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In the context of commercial real estate, the term "cap" is most often used in two contexts: cap rate (capitalization rate) and cap on operating expenses.

Cap Rate (Capitalization Rate): This rate is a yield indicator used to evaluate the return on investment in real estate. The cap rate is calculated by dividing the annual net income from the property by the price of the property. For example, if a building produces $100,000 in net income annually and is valued at $1,000,000, the cap rate is 10%.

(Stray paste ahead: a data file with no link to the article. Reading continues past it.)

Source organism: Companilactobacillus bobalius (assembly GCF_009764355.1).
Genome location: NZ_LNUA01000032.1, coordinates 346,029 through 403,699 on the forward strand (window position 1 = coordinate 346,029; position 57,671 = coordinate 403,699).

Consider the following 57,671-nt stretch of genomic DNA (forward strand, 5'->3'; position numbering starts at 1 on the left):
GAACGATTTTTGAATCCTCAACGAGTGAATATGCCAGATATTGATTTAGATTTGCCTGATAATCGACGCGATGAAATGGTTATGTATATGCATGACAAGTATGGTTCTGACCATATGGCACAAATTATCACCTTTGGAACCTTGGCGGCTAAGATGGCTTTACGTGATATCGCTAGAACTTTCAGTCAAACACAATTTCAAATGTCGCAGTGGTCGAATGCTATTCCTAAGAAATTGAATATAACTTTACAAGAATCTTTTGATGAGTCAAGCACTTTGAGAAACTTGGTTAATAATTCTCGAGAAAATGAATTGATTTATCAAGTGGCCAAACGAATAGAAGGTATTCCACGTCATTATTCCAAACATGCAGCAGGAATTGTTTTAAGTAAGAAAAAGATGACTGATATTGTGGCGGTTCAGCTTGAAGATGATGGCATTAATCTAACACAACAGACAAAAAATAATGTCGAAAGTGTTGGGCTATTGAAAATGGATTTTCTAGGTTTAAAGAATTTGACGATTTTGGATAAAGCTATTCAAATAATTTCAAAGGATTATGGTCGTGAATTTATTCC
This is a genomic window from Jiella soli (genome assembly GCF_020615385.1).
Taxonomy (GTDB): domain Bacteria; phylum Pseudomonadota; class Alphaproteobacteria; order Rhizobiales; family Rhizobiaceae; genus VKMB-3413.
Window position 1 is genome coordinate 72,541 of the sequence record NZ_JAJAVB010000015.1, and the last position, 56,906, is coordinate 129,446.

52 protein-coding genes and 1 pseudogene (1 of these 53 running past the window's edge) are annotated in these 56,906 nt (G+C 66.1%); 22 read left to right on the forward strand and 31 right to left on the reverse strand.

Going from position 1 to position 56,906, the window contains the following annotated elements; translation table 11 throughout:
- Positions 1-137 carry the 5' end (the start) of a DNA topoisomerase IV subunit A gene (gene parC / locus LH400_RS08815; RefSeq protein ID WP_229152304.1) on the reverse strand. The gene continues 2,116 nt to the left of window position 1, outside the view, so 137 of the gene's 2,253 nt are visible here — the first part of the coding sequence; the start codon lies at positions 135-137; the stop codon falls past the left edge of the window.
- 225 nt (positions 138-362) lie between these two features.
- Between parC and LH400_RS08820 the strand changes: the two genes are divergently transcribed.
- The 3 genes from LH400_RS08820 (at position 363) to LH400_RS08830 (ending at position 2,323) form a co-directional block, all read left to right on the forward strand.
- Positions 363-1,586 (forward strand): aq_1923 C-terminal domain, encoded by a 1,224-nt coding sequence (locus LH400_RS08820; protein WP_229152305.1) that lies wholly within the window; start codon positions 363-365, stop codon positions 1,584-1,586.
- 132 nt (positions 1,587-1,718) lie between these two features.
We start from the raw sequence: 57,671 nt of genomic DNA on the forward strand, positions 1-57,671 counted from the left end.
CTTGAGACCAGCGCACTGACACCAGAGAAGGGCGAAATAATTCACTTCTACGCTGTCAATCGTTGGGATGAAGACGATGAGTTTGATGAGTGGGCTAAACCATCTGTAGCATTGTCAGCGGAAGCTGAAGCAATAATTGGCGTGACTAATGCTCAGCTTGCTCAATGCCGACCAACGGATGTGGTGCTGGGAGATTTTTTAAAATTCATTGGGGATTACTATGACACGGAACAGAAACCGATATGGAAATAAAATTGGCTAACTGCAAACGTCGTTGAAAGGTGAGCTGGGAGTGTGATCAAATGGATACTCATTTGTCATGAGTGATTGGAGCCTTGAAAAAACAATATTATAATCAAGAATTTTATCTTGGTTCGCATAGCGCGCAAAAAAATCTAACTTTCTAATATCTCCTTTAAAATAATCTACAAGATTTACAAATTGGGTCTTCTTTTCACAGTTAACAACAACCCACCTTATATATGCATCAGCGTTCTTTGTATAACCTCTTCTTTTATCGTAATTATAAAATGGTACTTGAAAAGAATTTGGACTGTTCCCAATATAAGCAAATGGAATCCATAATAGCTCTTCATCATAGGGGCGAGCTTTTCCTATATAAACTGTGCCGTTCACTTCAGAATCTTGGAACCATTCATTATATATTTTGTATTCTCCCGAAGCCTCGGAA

Cap on operating expenses: Some leases may set a limit, or "cap," on the annual increase in operating expenses that the landlord can charge the tenant. This cap can be set as a fixed percentage increase, or it can be indexed to inflation or another economic indicator. It serves to limit the risk to the tenant by protecting the tenant from excessive cost increases. On the other hand, they may limit the landlord's ability to pass on increased operating costs to the tenant. The operational cost cap and its specific terms should be clearly stated in the lease agreement.

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